Training of managers and other supervisory personnel (including the owner, if he or she is actively involved in supervision) is a vital component of instituting a successful EAP. "Managers who have the most contact with employees will be the first line of defense in recognizing potential problems and correcting them before they reach the termination stage," stated Gill. "Therefore, it is imperative that managers understand the objectives of the EAP to ensure the program's success and reduce any potential employer liability." In addition, management personnel have to be adequately instructed about what Gill termed "the do's and don'ts of EAPs. They can refer employees to the assistance program, but no one can be forced to seek assistance. Supervisors and employees must understand that these services are strictly confidential and using them will not be cause for disciplinary action. However, being involved in an EAP service does not exempt employees from disciplinary action when company rules are violated. This is a very fine line that must be addressed in supervisory training."

Promotion of the program is another important element for small businesses seeking to maximize the effectiveness of their EAP. "All too often, plan sponsors assume that employees are fully cognizant of the EAP and the services it offers," stated Osterweil. "Employees and dependents must become more aware of the programs' existence, the nature of its resources and coverages, and the means of accessing such programs. Employees must develop confidence in the abilities of those providing such services, trust that confidentiality will be assured, and obtain knowledge that their specific needs can be addressed through the resources available from the EAP. Simply publishing an '800' telephone number in a summary plan description, or posting a notice in the workplace, is not likely to effectively communicate the existence of this valuable resource."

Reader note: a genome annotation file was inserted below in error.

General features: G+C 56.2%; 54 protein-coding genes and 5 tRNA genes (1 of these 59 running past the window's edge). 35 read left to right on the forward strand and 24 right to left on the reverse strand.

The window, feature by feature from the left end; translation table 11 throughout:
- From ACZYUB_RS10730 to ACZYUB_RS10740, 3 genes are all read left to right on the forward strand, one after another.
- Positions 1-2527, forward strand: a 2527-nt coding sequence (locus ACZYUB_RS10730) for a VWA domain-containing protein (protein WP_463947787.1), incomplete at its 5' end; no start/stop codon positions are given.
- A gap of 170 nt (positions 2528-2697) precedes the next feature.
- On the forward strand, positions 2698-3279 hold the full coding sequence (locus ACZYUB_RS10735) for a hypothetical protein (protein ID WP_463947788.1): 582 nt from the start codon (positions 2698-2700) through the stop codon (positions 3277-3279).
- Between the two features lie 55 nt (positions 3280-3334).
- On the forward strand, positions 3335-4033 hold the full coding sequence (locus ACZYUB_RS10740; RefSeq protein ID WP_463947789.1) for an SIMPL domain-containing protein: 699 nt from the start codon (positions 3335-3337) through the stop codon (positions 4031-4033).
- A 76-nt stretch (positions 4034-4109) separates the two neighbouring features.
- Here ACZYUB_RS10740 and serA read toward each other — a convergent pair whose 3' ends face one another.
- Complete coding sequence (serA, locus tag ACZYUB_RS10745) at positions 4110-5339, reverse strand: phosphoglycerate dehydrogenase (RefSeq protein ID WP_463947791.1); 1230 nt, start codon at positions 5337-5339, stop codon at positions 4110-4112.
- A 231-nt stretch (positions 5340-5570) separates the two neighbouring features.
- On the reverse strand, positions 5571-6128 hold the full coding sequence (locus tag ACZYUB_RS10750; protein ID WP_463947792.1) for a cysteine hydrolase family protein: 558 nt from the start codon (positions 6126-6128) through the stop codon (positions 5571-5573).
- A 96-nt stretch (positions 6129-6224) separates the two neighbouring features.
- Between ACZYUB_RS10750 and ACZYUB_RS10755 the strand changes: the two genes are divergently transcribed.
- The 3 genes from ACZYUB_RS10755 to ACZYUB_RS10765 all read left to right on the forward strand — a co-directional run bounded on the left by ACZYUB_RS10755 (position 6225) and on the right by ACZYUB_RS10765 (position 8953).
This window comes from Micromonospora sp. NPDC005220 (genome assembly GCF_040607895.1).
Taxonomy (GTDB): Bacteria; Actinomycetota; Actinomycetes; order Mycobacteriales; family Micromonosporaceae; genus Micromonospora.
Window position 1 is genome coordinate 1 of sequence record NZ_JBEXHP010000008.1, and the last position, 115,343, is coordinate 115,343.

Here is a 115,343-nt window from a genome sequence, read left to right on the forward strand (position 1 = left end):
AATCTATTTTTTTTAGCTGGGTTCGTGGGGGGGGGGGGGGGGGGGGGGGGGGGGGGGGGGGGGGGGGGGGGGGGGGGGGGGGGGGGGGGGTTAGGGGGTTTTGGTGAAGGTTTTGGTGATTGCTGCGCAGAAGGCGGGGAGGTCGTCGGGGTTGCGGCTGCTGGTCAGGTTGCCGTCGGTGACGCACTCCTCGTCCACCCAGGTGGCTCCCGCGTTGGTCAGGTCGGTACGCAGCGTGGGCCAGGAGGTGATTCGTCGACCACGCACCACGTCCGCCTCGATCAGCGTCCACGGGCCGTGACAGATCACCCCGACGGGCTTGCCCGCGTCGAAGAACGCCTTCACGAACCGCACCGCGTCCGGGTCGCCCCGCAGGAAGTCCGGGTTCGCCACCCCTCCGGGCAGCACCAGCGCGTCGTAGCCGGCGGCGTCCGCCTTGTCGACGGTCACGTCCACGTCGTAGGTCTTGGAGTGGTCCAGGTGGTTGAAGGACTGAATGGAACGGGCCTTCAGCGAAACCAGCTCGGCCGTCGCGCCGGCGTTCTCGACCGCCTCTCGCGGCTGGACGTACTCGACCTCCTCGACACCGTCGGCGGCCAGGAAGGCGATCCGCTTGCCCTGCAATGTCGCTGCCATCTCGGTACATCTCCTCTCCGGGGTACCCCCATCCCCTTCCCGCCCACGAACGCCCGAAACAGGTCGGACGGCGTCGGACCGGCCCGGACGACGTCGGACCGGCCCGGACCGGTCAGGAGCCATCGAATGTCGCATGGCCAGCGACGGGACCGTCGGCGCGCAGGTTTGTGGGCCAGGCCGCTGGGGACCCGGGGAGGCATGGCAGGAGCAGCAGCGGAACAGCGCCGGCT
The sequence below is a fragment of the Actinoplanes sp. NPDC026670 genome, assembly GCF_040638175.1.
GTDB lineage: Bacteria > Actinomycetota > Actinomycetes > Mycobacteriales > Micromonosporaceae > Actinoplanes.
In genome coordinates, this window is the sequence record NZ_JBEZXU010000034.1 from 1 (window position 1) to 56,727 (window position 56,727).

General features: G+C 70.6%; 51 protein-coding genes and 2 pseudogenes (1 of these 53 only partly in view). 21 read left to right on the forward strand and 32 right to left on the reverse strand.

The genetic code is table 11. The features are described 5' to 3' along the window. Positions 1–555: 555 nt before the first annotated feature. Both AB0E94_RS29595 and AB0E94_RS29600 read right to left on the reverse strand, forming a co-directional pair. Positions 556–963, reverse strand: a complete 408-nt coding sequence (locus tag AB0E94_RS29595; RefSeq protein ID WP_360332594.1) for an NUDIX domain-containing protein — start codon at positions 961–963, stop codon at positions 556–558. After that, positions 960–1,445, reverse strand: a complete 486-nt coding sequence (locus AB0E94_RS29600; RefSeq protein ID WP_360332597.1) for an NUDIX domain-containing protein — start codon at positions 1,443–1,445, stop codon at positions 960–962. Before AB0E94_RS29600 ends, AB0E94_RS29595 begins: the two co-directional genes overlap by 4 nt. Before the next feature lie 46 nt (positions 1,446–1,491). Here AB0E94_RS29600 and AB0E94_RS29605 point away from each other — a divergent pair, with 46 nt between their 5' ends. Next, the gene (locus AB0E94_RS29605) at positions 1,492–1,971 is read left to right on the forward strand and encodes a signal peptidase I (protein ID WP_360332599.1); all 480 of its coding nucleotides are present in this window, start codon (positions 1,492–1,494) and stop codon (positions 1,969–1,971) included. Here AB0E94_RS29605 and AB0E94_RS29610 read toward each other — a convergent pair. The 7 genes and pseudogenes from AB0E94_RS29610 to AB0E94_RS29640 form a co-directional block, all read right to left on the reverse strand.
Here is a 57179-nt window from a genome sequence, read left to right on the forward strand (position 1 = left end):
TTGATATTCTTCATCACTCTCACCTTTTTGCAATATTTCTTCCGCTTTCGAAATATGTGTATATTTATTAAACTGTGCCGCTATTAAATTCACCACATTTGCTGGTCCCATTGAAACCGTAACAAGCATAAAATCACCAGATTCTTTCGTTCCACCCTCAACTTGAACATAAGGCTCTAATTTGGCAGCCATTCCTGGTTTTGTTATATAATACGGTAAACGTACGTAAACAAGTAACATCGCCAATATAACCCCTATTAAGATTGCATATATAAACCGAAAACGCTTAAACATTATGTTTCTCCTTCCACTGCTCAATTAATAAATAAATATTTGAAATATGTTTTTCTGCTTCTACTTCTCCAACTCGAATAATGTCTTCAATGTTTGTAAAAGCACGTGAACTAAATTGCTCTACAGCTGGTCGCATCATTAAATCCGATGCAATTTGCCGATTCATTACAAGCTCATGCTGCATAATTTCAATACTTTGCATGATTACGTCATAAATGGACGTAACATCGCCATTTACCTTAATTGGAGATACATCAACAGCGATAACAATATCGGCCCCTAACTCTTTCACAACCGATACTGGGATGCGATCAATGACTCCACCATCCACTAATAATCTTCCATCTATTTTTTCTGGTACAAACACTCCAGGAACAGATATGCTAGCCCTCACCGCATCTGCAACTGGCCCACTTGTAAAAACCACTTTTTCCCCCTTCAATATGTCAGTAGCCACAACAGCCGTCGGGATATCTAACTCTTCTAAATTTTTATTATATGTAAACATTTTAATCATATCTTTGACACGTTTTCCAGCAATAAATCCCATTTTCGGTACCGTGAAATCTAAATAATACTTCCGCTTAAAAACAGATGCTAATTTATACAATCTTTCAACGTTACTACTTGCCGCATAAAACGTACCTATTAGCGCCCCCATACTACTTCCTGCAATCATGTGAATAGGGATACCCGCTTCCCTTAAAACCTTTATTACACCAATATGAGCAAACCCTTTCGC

Osterweil noted, though, that a coordinated approach that is non-threatening in tone and that indicates that "the sponsor truly desires to meaningfully assist and retain employees and sees them as a valuable resource" can help significantly in reassuring employees about the program's character and purpose. For that reason, benefits experts counsel small businesses to establish a plan in which workers are provided with regular, timely (around the holidays, for instance) reminders of the availability and offerings of their employee assistance program, including assurances that the program is confidential and free.


Once an employee assistance program has been put in place, it is up to the sponsor to make certain that it is an effective addition to their overall benefits package. After all, an EAP that does not address the primary needs and concerns of a company's employees is essentially a waste of money. Admittedly, determining the effectiveness of an employee assistance program can sometimes be a difficult task, since employee problems like family strife, substance abuse, and workplace stress are impossible to quantify. For example, an EAP provider will not be able to provide statistics to a client stating that over the previous six months, workplace stress dropped by 27 percent and family strife declined by 14 percent. In addition, the confidentiality restrictions associated with employee assistance programs place further limitations on tracking EAP use and effectiveness.